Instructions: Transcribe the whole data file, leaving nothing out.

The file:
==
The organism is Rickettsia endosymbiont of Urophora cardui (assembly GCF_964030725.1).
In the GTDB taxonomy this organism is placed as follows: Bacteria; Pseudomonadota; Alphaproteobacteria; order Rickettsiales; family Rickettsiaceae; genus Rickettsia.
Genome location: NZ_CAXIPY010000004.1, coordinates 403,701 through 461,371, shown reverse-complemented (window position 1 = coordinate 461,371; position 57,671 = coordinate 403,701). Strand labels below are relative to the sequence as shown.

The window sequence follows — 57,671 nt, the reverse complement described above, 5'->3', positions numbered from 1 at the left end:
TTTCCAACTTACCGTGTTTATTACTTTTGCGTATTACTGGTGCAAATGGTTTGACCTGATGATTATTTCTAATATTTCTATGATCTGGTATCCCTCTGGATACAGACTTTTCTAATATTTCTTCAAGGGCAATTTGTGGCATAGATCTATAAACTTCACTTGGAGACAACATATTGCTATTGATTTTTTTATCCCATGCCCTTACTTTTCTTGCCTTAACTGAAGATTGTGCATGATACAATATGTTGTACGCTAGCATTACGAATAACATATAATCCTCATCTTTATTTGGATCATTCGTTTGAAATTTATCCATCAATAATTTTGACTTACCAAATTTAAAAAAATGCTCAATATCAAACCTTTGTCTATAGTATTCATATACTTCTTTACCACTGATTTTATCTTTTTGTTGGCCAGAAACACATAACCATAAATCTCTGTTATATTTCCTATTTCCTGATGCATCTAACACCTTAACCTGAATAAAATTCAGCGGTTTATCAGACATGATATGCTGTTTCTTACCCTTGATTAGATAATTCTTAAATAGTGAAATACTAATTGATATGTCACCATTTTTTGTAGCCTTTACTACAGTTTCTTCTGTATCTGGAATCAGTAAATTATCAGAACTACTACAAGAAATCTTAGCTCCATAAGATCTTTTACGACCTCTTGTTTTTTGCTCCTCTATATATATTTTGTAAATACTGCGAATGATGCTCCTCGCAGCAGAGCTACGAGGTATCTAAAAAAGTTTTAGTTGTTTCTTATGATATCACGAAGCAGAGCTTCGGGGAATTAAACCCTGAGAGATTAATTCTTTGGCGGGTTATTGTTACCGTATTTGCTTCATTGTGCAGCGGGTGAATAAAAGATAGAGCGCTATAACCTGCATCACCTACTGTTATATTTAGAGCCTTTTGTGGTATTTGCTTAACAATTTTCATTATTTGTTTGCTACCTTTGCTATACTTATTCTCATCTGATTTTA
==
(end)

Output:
The organism is Rickettsia endosymbiont of Urophora cardui (assembly GCF_964030725.1).
In the GTDB taxonomy this organism is placed as follows: Bacteria; Pseudomonadota; Alphaproteobacteria; order Rickettsiales; family Rickettsiaceae; genus Rickettsia.
Genome location: NZ_CAXIPY010000004.1, coordinates 403,701 through 461,371, shown reverse-complemented (window position 1 = coordinate 461,371; position 57,671 = coordinate 403,701). Strand labels below are relative to the sequence as shown.

The window sequence follows — 57,671 nt, the reverse complement described above, 5'->3', positions numbered from 1 at the left end:
TTTCCAACTTACCGTGTTTATTACTTTTGCGTATTACTGGTGCAAATGGTTTGACCTGATGATTATTTCTAATATTTCTATGATCTGGTATCCCTCTGGATACAGACTTTTCTAATATTTCTTCAAGGGCAATTTGTGGCATAGATCTATAAACTTCACTTGGAGACAACATATTGCTATTGATTTTTTTATCCCATGCCCTTACTTTTCTTGCCTTAACTGAAGATTGTGCATGATACAATATGTTGTACGCTAGCATTACGAATAACATATAATCCTCATCTTTATTTGGATCATTCGTTTGAAATTTATCCATCAATAATTTTGACTTACCAAATTTAAAAAAATGCTCAATATCAAACCTTTGTCTATAGTATTCATATACTTCTTTACCACTGATTTTATCTTTTTGTTGGCCAGAAACACATAACCATAAATCTCTGTTATATTTCCTATTTCCTGATGCATCTAACACCTTAACCTGAATAAAATTCAGCGGTTTATCAGACATGATATGCTGTTTCTTACCCTTGATTAGATAATTCTTAAATAGTGAAATACTAATTGATATGTCACCATTTTTTGTAGCCTTTACTACAGTTTCTTCTGTATCTGGAATCAGTAAATTATCAGAACTACTACAAGAAATCTTAGCTCCATAAGATCTTTTACGACCTCTTGTTTTTTGCTCCTCTATATATATTTTGTAAATACTGCGAATGATGCTCCTCGCAGCAGAGCTACGAGGTATCTAAAAAAGTTTTAGTTGTTTCTTATGATATCACGAAGCAGAGCTTCGGGGAATTAAACCCTGAGAGATTAATTCTTTGGCGGGTTATTGTTACCGTATTTGCTTCATTGTGCAGCGGGTGAATAAAAGATAGAGCGCTATAACCTGCATCACCTACTGTTATATTTAGAGCCTTTTGTGGTATTTGCTTAACAATTTTCATTATTTGTTTGCTACCTTTGCTATACTTATTCTCATCTGATTTTA